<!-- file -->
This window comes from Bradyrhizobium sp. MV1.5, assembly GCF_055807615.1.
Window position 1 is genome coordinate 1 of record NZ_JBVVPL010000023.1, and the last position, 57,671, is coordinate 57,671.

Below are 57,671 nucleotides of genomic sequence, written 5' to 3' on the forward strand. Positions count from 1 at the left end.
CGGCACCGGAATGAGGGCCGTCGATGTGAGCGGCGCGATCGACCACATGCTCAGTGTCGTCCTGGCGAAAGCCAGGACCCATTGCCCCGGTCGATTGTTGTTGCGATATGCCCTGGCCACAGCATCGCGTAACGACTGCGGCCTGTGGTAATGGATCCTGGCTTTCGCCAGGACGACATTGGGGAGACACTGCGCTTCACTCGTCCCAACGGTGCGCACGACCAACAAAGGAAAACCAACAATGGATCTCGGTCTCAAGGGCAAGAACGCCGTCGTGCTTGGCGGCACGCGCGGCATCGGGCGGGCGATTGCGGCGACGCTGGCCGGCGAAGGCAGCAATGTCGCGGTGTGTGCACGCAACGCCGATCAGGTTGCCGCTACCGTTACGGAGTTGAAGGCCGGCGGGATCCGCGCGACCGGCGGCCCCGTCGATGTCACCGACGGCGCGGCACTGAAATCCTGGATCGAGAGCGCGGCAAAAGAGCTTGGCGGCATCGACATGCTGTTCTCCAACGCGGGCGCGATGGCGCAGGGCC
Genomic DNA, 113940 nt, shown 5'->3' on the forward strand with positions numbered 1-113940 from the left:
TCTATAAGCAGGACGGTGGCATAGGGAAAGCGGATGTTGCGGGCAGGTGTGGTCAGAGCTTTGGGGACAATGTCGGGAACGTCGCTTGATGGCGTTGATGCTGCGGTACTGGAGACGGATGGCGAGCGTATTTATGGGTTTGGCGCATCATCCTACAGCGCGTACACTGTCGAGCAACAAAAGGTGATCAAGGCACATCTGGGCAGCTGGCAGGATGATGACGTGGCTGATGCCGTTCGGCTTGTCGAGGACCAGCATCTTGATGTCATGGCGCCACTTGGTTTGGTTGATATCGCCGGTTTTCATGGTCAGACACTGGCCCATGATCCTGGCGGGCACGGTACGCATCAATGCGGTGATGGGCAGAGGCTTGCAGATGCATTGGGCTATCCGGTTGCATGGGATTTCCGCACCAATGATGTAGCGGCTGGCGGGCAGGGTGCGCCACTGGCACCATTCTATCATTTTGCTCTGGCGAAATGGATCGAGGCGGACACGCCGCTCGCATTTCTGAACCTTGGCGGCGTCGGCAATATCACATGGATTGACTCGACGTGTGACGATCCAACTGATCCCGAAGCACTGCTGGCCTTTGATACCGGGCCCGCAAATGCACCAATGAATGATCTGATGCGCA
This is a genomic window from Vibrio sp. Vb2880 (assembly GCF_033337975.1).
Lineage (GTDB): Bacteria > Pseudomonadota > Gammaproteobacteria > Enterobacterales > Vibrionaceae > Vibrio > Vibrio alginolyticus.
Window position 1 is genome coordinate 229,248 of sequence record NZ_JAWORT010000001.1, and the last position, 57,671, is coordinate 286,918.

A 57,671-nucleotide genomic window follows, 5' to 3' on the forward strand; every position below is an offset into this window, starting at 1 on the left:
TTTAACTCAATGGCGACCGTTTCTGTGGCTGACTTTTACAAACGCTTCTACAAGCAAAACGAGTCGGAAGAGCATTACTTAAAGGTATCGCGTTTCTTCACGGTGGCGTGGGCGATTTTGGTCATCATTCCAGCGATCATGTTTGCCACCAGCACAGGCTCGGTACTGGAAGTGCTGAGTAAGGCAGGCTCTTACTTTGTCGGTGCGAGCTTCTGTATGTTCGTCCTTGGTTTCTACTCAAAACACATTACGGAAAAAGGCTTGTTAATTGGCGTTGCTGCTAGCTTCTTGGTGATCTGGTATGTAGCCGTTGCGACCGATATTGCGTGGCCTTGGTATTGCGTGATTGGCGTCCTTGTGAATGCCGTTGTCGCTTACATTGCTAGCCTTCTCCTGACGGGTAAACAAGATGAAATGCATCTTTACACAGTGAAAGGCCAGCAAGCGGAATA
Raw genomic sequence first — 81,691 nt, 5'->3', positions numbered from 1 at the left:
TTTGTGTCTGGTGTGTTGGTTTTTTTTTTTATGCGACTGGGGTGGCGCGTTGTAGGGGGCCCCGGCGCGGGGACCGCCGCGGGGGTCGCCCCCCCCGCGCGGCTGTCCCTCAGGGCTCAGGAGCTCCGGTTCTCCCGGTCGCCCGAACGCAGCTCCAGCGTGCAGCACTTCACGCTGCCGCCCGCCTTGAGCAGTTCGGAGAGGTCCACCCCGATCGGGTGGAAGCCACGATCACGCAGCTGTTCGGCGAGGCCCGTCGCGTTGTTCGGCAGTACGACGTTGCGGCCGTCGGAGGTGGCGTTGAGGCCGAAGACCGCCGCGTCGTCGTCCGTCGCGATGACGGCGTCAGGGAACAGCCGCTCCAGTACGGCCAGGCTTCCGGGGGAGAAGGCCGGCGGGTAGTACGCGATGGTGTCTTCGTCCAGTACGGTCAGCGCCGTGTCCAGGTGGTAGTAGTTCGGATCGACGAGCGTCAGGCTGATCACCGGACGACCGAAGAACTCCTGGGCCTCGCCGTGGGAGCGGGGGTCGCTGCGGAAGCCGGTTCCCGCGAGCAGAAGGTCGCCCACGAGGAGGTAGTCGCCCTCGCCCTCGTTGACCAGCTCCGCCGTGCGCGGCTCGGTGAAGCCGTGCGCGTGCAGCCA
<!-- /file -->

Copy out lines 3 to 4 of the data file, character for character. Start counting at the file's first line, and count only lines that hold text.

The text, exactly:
Below are 57,671 nucleotides of genomic sequence, written 5' to 3' on the forward strand. Positions count from 1 at the left end.
CGGCACCGGAATGAGGGCCGTCGATGTGAGCGGCGCGATCGACCACATGCTCAGTGTCGTCCTGGCGAAAGCCAGGACCCATTGCCCCGGTCGATTGTTGTTGCGATATGCCCTGGCCACAGCATCGCGTAACGACTGCGGCCTGTGGTAATGGATCCTGGCTTTCGCCAGGACGACATTGGGGAGACACTGCGCTTCACTCGTCCCAACGGTGCGCACGACCAACAAAGGAAAACCAACAATGGATCTCGGTCTCAAGGGCAAGAACGCCGTCGTGCTTGGCGGCACGCGCGGCATCGGGCGGGCGATTGCGGCGACGCTGGCCGGCGAAGGCAGCAATGTCGCGGTGTGTGCACGCAACGCCGATCAGGTTGCCGCTACCGTTACGGAGTTGAAGGCCGGCGGGATCCGCGCGACCGGCGGCCCCGTCGATGTCACCGACGGCGCGGCACTGAAATCCTGGATCGAGAGCGCGGCAAAAGAGCTTGGCGGCATCGACATGCTGTTCTCCAACGCGGGCGCGATGGCGCAGGGCC